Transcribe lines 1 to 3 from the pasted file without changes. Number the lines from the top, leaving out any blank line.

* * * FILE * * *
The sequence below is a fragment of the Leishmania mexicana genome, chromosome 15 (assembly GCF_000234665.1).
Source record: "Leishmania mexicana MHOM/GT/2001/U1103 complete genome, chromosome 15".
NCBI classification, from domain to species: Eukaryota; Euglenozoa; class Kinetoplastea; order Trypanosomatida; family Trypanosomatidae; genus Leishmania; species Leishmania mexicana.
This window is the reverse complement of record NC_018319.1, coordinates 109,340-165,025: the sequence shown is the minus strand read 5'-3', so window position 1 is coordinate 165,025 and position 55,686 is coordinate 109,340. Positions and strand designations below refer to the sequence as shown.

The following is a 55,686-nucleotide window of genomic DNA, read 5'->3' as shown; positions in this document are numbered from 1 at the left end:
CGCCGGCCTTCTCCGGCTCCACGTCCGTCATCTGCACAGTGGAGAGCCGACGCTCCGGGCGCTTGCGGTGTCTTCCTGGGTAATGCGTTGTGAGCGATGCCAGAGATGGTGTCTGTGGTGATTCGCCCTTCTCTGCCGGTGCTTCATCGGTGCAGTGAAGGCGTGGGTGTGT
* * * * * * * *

The sequence below is a fragment of the Leishmania mexicana genome, chromosome 15 (assembly GCF_000234665.1).
Source record: "Leishmania mexicana MHOM/GT/2001/U1103 complete genome, chromosome 15".
NCBI classification, from domain to species: Eukaryota; Euglenozoa; class Kinetoplastea; order Trypanosomatida; family Trypanosomatidae; genus Leishmania; species Leishmania mexicana.